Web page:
Others say they are drawn to Mr Saied’s principles. Although Ms Said does not remember the president having strong political opinions while a professor, she says his ideas on social justice – specifically his stance on corruption – have been “consistent”. One of Mr Saied’s first pledges since July 25 was to tackle corrupt businessmen and retrieve what he estimates to be 13.5 billion Tunisian dinars ($4.86 billion) that he says was stolen from the country.
Farhat Zaghbani, 29, first encountered Mr Saied in the heady days just after Tunisia’s revolution in 2011 during the massive wave of demonstrations known as the Kasbah 1 protests. Thousands of Tunisians from across the country descended on the seat of government to demand a change to the political system.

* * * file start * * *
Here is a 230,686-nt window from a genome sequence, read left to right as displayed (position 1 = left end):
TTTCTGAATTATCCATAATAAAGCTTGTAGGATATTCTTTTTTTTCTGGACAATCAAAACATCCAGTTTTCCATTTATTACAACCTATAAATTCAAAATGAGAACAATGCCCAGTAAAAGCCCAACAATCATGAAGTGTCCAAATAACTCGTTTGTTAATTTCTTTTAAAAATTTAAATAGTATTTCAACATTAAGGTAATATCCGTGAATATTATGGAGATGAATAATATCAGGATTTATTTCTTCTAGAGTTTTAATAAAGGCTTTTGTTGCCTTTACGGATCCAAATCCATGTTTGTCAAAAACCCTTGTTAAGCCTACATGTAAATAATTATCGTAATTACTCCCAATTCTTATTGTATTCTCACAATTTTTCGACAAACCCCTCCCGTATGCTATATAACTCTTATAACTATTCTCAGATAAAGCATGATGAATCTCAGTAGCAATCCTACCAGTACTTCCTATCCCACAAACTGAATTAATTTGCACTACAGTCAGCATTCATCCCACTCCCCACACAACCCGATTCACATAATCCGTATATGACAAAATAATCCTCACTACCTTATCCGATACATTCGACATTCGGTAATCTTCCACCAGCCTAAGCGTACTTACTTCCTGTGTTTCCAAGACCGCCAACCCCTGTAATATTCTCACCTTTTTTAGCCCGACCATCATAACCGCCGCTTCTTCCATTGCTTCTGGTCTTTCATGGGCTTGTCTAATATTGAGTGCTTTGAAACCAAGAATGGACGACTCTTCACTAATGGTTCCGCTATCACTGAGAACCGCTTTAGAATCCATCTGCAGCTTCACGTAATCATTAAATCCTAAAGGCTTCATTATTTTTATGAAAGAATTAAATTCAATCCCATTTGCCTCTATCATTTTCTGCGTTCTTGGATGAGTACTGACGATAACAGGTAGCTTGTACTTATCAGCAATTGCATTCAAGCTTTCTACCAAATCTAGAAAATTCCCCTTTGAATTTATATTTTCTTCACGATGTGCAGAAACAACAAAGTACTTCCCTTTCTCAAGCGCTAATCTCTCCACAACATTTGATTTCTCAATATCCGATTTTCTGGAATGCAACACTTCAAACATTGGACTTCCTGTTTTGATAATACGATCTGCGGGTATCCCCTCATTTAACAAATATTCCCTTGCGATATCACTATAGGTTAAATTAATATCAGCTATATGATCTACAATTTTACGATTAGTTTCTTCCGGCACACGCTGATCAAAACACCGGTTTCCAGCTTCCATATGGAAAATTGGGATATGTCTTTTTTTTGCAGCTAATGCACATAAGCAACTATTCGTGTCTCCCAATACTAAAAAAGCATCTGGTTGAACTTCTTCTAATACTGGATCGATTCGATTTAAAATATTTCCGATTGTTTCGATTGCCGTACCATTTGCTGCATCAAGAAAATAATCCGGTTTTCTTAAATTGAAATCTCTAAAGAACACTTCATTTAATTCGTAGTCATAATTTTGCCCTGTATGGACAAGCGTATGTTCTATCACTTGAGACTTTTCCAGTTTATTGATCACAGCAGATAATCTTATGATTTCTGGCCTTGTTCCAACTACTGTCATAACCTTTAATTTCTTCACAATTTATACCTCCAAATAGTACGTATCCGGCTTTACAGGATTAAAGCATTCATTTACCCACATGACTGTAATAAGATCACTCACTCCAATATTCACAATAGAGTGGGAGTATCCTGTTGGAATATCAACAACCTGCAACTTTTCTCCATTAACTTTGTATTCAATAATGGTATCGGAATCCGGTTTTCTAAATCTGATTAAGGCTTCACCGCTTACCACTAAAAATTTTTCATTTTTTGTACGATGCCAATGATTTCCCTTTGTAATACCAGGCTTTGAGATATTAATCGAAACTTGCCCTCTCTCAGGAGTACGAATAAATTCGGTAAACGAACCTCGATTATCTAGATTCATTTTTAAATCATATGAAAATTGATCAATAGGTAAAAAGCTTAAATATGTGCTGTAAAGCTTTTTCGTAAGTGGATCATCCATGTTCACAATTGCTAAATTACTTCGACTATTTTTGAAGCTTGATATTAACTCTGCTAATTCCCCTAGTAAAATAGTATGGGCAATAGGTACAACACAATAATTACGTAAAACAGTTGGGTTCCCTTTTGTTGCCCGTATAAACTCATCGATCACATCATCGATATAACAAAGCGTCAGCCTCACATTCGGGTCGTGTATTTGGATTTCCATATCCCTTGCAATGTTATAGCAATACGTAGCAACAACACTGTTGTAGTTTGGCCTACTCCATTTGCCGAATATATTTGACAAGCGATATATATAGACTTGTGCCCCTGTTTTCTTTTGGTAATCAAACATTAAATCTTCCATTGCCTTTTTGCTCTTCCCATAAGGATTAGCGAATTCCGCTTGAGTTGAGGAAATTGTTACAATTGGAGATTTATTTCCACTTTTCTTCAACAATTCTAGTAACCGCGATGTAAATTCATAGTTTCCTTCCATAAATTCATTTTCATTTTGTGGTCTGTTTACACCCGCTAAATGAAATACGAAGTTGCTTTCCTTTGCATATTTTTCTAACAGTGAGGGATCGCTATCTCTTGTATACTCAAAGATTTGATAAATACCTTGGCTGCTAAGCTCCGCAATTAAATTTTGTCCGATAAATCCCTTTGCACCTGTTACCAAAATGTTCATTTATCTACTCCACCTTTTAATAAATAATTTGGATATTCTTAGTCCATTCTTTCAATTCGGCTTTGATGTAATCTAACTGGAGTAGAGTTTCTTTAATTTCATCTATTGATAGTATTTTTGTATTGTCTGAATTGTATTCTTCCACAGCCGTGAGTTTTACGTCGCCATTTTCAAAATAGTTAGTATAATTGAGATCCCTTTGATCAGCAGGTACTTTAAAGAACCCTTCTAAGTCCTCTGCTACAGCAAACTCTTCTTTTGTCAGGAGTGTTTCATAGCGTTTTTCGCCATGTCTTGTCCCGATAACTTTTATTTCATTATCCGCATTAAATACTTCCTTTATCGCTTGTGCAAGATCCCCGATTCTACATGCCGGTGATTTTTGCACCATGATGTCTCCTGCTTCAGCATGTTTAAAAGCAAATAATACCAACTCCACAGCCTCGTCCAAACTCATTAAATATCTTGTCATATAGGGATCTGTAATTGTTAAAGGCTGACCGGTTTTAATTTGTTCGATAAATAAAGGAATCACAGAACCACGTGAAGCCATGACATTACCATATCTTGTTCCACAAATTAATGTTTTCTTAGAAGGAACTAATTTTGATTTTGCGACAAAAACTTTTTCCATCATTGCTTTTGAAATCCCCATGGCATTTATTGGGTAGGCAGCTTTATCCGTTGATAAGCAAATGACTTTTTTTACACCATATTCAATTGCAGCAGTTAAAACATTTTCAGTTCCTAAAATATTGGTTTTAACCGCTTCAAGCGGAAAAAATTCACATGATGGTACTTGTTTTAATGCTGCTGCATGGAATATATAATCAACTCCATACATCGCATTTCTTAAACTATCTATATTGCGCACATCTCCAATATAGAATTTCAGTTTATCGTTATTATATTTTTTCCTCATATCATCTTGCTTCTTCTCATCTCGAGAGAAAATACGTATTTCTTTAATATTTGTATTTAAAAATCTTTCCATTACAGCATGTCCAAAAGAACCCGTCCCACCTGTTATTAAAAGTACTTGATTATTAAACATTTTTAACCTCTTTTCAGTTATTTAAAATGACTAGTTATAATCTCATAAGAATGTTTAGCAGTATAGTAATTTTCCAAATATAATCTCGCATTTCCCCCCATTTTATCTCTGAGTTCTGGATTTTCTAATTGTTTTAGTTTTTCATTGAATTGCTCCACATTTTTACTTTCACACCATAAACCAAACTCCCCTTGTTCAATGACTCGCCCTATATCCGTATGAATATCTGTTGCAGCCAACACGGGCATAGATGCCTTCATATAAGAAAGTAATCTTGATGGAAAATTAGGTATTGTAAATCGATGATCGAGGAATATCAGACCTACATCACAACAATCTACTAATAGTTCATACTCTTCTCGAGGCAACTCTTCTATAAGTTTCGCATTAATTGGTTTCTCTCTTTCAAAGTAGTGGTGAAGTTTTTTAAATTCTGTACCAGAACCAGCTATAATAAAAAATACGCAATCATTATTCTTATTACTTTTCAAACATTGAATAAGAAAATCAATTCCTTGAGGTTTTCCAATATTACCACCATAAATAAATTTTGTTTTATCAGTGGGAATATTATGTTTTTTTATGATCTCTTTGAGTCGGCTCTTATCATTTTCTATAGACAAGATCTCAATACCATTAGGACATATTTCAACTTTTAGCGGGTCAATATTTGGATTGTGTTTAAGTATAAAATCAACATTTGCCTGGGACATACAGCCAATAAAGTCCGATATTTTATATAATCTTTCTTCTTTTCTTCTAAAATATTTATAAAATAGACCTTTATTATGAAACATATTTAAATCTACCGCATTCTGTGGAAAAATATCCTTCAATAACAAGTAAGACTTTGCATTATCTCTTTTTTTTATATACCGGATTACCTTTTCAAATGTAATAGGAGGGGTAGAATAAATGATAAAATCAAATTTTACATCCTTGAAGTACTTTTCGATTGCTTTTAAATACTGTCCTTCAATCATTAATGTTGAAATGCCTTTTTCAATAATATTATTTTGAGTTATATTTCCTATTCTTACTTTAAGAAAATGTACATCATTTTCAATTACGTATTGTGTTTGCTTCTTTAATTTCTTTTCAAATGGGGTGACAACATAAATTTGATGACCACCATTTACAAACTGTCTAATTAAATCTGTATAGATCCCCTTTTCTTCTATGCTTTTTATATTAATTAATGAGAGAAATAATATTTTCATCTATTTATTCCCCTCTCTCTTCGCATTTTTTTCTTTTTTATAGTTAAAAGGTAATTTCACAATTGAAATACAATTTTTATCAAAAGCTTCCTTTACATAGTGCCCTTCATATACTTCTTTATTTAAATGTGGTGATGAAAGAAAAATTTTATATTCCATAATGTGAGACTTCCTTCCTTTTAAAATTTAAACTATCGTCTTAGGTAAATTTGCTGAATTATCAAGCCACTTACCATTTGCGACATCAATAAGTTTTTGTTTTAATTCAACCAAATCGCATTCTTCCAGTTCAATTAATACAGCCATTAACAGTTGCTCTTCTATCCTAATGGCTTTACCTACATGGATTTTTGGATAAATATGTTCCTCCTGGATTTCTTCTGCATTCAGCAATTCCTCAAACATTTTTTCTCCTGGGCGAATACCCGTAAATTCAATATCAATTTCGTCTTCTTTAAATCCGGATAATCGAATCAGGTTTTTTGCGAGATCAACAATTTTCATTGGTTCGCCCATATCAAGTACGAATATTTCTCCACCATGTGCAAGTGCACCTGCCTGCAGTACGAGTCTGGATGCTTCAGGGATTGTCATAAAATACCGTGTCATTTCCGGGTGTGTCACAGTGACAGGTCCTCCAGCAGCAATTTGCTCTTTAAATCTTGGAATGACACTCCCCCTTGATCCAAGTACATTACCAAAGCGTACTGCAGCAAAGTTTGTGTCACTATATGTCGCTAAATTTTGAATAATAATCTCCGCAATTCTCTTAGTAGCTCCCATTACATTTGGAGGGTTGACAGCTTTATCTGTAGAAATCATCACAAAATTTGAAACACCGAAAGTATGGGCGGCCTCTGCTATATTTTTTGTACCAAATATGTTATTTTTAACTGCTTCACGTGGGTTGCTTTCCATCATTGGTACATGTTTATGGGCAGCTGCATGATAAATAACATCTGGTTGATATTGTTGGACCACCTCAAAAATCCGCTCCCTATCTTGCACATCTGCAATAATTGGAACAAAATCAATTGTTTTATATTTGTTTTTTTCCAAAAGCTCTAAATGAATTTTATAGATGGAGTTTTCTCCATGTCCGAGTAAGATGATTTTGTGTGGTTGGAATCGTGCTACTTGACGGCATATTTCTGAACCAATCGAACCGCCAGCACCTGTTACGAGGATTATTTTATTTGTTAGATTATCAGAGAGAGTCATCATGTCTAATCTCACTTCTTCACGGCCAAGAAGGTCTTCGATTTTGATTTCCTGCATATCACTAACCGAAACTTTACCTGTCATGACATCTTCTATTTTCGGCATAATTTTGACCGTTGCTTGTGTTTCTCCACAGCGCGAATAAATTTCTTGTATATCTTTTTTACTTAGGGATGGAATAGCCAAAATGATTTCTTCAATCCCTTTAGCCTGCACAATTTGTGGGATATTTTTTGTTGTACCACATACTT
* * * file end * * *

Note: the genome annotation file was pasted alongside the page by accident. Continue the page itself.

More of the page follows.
During the sit-in, he spent time listening to different thinkers and leaders who were positing their visions of Tunisia's future. He was particularly enamoured with a group called Forces for a Free Tunisia, to which Mr Saied belonged. "Their vision of a decentralized Tunisia really struck me," he said. "The man himself wasn't what appealed to me, but the ideas."
Mr Zaghbani says as Tunisia was writing its new constitution, he'd often see Mr Saied on TV as an expert guest on state-run Wataniya explaining what was happening during the process. "We came to see him as an expert on these kinds of things, and to trust him."
On the question of trust, Ms Said is more sceptical: “As a person, as in the portrait we had of him at university - it seems that he didn't change over time. I would say that I trust him but I do not trust power. I don't think politics should be ruled by trust, because you have so many good presidents who start their first mandate doing an amazing job, but then because of the overall trust and power, they deviate with time.”